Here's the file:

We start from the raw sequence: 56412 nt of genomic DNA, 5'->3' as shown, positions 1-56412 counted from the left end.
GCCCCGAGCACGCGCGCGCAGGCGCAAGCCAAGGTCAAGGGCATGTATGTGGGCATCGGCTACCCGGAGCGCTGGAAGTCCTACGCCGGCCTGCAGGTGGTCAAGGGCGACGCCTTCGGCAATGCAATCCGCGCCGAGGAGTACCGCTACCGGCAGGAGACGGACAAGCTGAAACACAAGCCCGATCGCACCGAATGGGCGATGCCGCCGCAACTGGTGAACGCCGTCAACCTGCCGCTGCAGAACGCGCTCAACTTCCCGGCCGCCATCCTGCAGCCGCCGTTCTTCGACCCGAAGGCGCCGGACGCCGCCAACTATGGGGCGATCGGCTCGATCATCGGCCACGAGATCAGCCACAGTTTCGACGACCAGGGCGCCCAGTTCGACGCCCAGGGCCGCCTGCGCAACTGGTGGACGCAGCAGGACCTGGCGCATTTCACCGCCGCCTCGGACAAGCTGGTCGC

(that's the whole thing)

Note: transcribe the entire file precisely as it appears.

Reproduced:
We start from the raw sequence: 56412 nt of genomic DNA, 5'->3' as shown, positions 1-56412 counted from the left end.
GCCCCGAGCACGCGCGCGCAGGCGCAAGCCAAGGTCAAGGGCATGTATGTGGGCATCGGCTACCCGGAGCGCTGGAAGTCCTACGCCGGCCTGCAGGTGGTCAAGGGCGACGCCTTCGGCAATGCAATCCGCGCCGAGGAGTACCGCTACCGGCAGGAGACGGACAAGCTGAAACACAAGCCCGATCGCACCGAATGGGCGATGCCGCCGCAACTGGTGAACGCCGTCAACCTGCCGCTGCAGAACGCGCTCAACTTCCCGGCCGCCATCCTGCAGCCGCCGTTCTTCGACCCGAAGGCGCCGGACGCCGCCAACTATGGGGCGATCGGCTCGATCATCGGCCACGAGATCAGCCACAGTTTCGACGACCAGGGCGCCCAGTTCGACGCCCAGGGCCGCCTGCGCAACTGGTGGACGCAGCAGGACCTGGCGCATTTCACCGCCGCCTCGGACAAGCTGGTCGC